Laurian Green didn’t anticipate having to share her Bloor and Ossington apartment with antennae insects and other creatures. While viewing the place in her third year, the previous tenant told her there were just mice, but that they had gotten rid of them. With people coming to see the place right after her and line-ups for other apartments in the area, the current fourth-year hospitality and tourism student decided to take it.
It wasn’t until winter when her first “freak-out” happened. There were beetles, the size of her thumb, crawling on her grey linoleum tiled floors. She told her landlord about it, who told her that if it became a problem to let her know. The sprays and traps didn’t work, but Green learned to control the critters and live with them.
“I mean it’s an issue of cleanliness,” she says. “Even one crumb can attract a beetle in my case.” The building is old, with many cracks, that she feels it would be impossible to get rid of them completely. There are also ants and fruit flies at times, but that’s manageable with cleaning as well.
Only a few months ago however, she had a different situation. Out of the corner of her eye, she saw something scurry across her living room floor. At first she thought it was a beetle, but then she noticed it had fur. It was her second freak-out, but she had to stay calm — she had an exam the next day. So while her boyfriend tried to catch the mouse with plates and a spatula, she sat on the couch at one o’clock in the morning trying to cram in as much as she could. They never saw the mouse again, no droppings either and Green thinks the mouse fell fate to the neighborhood cats.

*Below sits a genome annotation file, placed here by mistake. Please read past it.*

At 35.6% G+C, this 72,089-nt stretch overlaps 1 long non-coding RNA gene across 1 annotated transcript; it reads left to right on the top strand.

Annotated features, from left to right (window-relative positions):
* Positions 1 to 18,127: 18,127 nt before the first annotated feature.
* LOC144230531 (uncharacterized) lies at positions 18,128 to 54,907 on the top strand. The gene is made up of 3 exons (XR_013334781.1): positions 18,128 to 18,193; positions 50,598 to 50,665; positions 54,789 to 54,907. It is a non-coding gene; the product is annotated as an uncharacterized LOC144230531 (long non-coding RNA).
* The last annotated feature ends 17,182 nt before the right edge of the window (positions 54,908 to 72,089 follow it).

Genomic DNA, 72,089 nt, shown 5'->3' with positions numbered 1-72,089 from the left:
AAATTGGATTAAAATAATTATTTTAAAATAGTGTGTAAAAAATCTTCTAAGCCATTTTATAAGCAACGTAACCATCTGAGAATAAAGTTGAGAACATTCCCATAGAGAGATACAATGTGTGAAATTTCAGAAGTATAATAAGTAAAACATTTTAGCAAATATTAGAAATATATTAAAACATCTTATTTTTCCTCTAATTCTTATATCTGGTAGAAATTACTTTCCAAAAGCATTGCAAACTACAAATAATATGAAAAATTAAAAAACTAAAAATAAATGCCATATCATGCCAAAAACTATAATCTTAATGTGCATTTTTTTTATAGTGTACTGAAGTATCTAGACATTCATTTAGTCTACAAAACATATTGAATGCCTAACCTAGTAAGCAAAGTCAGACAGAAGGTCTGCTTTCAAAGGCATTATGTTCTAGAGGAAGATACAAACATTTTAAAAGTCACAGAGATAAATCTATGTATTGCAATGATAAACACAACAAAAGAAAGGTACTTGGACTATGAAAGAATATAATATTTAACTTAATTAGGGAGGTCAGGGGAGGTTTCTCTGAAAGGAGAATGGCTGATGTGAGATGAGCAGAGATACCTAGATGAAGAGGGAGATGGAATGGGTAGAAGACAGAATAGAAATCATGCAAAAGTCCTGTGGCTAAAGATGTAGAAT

Green’s pests are manageable, but when it turns into a problem, students can be one of the most vulnerable when it comes to housing issues says Geordie Dent, executive director of the Federation of Metro Tenants’ Association (FMTA). For one, most students have the experience of their parents as landlords, where whatever they say goes. “We have an old saying in our work which is don’t follow the landlord follow the law,” says Dent. Students are also usually less experienced in the rental market and have a poorer understanding of how to enforce their rights, he adds.
The Residential Tenancies Act (RTA) governs the relationship between most property owners and tenants in Ontario. It covers anyone, including those without leases in rental housing as long as the kitchen and bathroom are not shared with the property owner.
For questions and advice there are websites and hotlines tenants can use:
FMTA Hotline 416-921-9494 or visit torontotenants.org
RSU Legal Advocacy Services: make an appointment 416-979-5255 ext. 2325
Centre for Equality Rights in Accommodation (CERA) 416-944-0087 or visit equalityrights.org/cera
Community Legal Education Ontario (CLEO) for explanations on legal jargon. Visit cleo.on.ca/
The Landlord and Tenant Board (LTB) resolves disputes between property owners and tenants 416-645-808 or visit ltb.gov.on.ca
• A residential complex shall be kept reasonably free of rodents, vermin and insects.
• Extermination methods must be in accordance with municipal law.
• Openings and holes in a building are to be screened and sealed to prevent entry of the above.
The only charge a property owner can ask is first and last month’s rent, as well as a key deposit. It is illegal for him/ her to ask for a “damage deposit” or other additional charges.
• A tenant must keep the rental unit clean, up to the standard that most people would consider ordinary of normal cleanliness
• If the unit is so dirty that it
attracts bugs or rodents presenting a health risk, the tenant could be evicted for putting the safety of the landlord and other tenants at risk
If the landlord does not fix a problem:
• Ask for repairs in writing (City of Toronto’s Municipal Licensing and Standards website has a template) and keep a record
• Take pictures if possible
• Talk to neighbours to see if they have similar problems
• If the problem still isn’t fixed contact your local Municipal
Licensing and Standards Office:
416 338-0800 or visit toronto.ca/apartmentstandards/home.htm
• File an application with the Land and Tenant Board.
• You can also report the problem to the Investigation and Enforcement Unit (IEU) 1-888-772-9277 or visit mah.gov.on.ca/ieu